When addressing data security, it is common to associate major players in the IT industry, such as Fortinet, Palo Alto, Fire Eye, and Check Point. The predominant concern in companies focuses on acquiring equipment and resources capable of providing robust security for the protection of data and systems. However, many organizations limit themselves to staying within Gartner’s magic quadrant, mistakenly believing that this is sufficient to ensure the operational security of their businesses. While this is undoubtedly important, it is also worrisome, as only a minimal fraction of companies invest in security systems, and an even smaller portion adopt policies like Threat Management, making the majority of companies worldwide vulnerable to attacks.
With decades of experience in the field of Information Technology, I have witnessed numerous concerning situations, especially in a country like Brazil, which offers significant opportunities in the IT sector and contributes significantly to the global IT professionals’ landscape. However, it is also inhabited by individuals who exploit their intelligence and creativity for illicit purposes.
In this context, I identify social engineering associated with artificial intelligence as the predominant threat in the current scenario. Few systems and equipment are prepared to combat this type of attack, especially because it can be initiated internally by an employee with privileged access. Skilled individuals within large companies can leak confidential data or facilitate access to sensitive information, creating a criminal industry where there are potential buyers and opportunists willing to take risks. Moreover, even Big Tech companies exploit consumer data vulnerability and behavior analysis without proper consent, capturing day-to-day information for commercial exploitation and inducing unconscious actions, but that is another story.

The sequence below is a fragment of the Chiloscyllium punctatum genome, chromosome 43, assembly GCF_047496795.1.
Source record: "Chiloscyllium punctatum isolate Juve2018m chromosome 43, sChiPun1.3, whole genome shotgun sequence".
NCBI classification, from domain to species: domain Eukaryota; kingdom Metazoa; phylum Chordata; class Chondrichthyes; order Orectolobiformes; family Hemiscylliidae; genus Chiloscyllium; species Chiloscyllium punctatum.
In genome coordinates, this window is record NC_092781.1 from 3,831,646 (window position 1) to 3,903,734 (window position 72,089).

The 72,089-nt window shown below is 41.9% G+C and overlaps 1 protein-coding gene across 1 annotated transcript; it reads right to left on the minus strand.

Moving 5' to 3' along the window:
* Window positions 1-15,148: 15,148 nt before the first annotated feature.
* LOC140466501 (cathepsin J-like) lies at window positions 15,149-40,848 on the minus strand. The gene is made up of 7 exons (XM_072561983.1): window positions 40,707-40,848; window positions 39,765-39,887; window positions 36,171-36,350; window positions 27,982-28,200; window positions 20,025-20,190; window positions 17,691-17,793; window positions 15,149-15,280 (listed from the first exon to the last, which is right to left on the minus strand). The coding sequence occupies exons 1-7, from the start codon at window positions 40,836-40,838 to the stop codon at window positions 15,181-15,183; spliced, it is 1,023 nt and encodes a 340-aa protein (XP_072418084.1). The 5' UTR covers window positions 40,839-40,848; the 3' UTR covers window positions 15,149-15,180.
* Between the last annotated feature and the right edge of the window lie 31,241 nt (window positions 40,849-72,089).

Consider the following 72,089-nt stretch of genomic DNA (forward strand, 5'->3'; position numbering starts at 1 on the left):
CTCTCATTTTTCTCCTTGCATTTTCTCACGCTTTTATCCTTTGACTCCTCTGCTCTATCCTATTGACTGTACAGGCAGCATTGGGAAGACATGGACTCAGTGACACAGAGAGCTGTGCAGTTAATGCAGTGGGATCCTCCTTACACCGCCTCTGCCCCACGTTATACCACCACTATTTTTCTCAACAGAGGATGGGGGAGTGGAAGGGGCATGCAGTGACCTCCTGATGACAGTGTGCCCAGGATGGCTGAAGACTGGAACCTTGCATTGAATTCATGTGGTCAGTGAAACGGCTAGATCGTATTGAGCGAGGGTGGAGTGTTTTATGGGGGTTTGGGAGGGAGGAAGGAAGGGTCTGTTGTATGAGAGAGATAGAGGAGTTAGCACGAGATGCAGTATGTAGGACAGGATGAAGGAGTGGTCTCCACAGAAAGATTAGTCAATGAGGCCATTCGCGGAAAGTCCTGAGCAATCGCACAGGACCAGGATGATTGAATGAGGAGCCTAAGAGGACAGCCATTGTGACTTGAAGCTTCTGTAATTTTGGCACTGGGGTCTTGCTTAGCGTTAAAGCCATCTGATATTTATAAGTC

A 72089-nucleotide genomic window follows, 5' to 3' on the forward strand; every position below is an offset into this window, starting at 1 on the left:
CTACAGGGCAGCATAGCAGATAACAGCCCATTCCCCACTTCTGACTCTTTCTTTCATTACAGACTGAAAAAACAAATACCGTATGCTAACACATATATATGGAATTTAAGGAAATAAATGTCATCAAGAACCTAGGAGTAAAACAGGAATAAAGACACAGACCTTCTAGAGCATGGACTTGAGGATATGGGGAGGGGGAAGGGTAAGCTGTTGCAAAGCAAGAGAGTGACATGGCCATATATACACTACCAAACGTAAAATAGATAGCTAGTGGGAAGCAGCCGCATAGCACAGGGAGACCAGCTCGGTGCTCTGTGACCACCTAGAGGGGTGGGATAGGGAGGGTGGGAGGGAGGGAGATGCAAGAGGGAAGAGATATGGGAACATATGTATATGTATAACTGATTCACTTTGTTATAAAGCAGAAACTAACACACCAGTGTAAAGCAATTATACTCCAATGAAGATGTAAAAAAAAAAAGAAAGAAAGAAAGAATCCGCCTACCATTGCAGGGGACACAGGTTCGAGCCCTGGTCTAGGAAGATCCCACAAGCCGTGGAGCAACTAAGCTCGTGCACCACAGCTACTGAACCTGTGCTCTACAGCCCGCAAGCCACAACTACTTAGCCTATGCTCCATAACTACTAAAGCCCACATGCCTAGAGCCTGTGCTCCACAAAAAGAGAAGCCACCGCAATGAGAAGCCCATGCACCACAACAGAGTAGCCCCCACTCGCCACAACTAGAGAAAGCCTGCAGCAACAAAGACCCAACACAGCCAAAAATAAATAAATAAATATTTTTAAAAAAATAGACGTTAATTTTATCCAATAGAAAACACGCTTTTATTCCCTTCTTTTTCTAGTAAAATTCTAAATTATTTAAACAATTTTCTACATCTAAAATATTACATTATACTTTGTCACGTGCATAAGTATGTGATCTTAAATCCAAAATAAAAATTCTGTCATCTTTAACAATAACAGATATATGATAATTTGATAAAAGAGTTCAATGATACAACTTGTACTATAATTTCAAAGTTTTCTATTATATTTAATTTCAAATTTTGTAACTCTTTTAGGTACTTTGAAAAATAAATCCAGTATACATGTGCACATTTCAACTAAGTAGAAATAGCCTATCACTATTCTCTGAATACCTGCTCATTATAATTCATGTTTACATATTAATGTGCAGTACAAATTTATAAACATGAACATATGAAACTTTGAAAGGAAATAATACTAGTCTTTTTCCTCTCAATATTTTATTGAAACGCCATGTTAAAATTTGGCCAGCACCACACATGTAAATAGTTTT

Contrary to the stereotypical image of brilliant hackers breaking into impregnable systems, the current reality shows that many cyberattacks are conducted by astute individuals without necessarily possessing advanced technical knowledge. By obtaining data, these criminals develop elaborate scams, investing time and money to build complex operations used especially for phishing through Email, SMS, Phone, WhatsApp, and even social media.
This criminal industry uses the obtained data to deceive potential victims, promising unrealistic advantages in acquiring products, services, and even easy money. They also take advantage of people’s lack of awareness in emerging societies, inducing unconscious actions. The practice of blackmail and threats, often using sensitive personal information, has also become a common strategy.
Phishing attacks have evolved considerably, with criminals cloning customer service channels of major companies, sending personalized billing emails, making false advertisements, easily obtaining passwords, and even cloning voices and faces using artificial intelligence. This scenario, where criminals invest heavily, has thrived, with little concern from authorities and major companies in the cybersecurity sector.
Victims, often inattentive or eager for advantages, suffer significant losses. This cycle of errors and lack of concern, especially from those in the magic quadrant, will continue to grow, amplified by the advancement of artificial intelligence and the trend of Big Tech companies isolating people in bubbles, preventing them from seeing the obvious reality.
Information security has become a more complex and comprehensive battle than the mere adoption of cutting-edge equipment. It is imperative to invest not only in technology but also in human resources and social awareness to mitigate the growing risks associated with social engineering and artificial intelligence. In the end, we are all part of this digital narrative, and security is intrinsically linked to our human understanding and our ability to protect each other.